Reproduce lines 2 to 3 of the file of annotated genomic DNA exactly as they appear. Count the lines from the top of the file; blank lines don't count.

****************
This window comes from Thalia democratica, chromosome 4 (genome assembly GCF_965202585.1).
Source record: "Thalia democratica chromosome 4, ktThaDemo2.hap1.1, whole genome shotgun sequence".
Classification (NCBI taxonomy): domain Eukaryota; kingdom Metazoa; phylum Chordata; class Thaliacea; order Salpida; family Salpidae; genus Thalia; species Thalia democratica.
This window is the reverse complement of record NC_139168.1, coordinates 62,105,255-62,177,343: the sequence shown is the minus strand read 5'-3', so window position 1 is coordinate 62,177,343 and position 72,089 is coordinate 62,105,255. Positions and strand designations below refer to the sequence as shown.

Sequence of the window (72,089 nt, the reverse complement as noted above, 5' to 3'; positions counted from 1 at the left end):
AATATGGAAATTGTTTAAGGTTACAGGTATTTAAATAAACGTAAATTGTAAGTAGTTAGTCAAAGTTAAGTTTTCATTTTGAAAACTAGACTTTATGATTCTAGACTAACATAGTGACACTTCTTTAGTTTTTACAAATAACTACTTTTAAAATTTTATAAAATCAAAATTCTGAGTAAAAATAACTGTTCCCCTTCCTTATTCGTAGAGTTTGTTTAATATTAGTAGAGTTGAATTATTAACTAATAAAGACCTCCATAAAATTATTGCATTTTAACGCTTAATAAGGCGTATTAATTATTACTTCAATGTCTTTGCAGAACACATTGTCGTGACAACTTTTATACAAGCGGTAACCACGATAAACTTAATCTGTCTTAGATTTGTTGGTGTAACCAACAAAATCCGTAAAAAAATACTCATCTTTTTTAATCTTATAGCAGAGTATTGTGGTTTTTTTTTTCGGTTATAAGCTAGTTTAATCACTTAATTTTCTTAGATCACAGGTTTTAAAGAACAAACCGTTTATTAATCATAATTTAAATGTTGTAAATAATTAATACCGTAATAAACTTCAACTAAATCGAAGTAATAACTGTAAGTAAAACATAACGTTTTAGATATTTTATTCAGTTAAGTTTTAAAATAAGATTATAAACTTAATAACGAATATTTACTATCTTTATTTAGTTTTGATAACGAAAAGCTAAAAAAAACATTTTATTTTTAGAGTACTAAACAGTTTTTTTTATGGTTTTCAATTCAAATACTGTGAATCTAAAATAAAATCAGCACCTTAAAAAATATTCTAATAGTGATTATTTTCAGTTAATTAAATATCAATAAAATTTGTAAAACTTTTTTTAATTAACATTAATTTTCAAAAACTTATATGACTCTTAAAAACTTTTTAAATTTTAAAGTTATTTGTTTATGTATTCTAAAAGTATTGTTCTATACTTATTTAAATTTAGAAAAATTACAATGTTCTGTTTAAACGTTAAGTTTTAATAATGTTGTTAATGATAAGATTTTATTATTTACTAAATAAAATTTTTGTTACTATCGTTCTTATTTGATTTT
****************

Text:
Source record: "Thalia democratica chromosome 4, ktThaDemo2.hap1.1, whole genome shotgun sequence".
Classification (NCBI taxonomy): domain Eukaryota; kingdom Metazoa; phylum Chordata; class Thaliacea; order Salpida; family Salpidae; genus Thalia; species Thalia democratica.